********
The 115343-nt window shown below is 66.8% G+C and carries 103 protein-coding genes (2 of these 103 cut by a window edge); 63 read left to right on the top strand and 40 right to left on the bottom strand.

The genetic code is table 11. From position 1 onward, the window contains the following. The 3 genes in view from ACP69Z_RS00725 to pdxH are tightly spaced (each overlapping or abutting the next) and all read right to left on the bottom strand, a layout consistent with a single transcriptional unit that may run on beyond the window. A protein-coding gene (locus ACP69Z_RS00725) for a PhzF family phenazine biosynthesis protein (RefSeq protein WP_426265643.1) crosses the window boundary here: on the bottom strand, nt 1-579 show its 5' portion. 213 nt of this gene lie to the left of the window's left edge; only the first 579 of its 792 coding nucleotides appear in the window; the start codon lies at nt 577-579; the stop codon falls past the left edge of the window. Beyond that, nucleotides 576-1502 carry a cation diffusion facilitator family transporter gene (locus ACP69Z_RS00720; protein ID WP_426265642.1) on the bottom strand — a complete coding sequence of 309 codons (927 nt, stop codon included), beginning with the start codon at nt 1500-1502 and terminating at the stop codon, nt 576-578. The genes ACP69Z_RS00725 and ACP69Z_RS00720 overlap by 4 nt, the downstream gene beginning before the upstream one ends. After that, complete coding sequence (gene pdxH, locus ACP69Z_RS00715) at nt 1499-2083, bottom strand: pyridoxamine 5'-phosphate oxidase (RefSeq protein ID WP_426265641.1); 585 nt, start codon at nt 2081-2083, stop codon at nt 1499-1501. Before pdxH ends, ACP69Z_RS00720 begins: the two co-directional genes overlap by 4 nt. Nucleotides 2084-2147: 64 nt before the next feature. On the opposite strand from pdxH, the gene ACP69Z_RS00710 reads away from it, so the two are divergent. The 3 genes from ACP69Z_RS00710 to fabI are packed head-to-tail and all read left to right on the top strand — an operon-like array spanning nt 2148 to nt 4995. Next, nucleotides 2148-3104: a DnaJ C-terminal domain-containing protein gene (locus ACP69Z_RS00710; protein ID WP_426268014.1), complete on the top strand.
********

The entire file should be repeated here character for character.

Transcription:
The 115343-nt window shown below is 66.8% G+C and carries 103 protein-coding genes (2 of these 103 cut by a window edge); 63 read left to right on the top strand and 40 right to left on the bottom strand.

The genetic code is table 11. From position 1 onward, the window contains the following. The 3 genes in view from ACP69Z_RS00725 to pdxH are tightly spaced (each overlapping or abutting the next) and all read right to left on the bottom strand, a layout consistent with a single transcriptional unit that may run on beyond the window. A protein-coding gene (locus ACP69Z_RS00725) for a PhzF family phenazine biosynthesis protein (RefSeq protein WP_426265643.1) crosses the window boundary here: on the bottom strand, nt 1-579 show its 5' portion. 213 nt of this gene lie to the left of the window's left edge; only the first 579 of its 792 coding nucleotides appear in the window; the start codon lies at nt 577-579; the stop codon falls past the left edge of the window. Beyond that, nucleotides 576-1502 carry a cation diffusion facilitator family transporter gene (locus ACP69Z_RS00720; protein ID WP_426265642.1) on the bottom strand — a complete coding sequence of 309 codons (927 nt, stop codon included), beginning with the start codon at nt 1500-1502 and terminating at the stop codon, nt 576-578. The genes ACP69Z_RS00725 and ACP69Z_RS00720 overlap by 4 nt, the downstream gene beginning before the upstream one ends. After that, complete coding sequence (gene pdxH, locus ACP69Z_RS00715) at nt 1499-2083, bottom strand: pyridoxamine 5'-phosphate oxidase (RefSeq protein ID WP_426265641.1); 585 nt, start codon at nt 2081-2083, stop codon at nt 1499-1501. Before pdxH ends, ACP69Z_RS00720 begins: the two co-directional genes overlap by 4 nt. Nucleotides 2084-2147: 64 nt before the next feature. On the opposite strand from pdxH, the gene ACP69Z_RS00710 reads away from it, so the two are divergent. The 3 genes from ACP69Z_RS00710 to fabI are packed head-to-tail and all read left to right on the top strand — an operon-like array spanning nt 2148 to nt 4995. Next, nucleotides 2148-3104: a DnaJ C-terminal domain-containing protein gene (locus ACP69Z_RS00710; protein ID WP_426268014.1), complete on the top strand.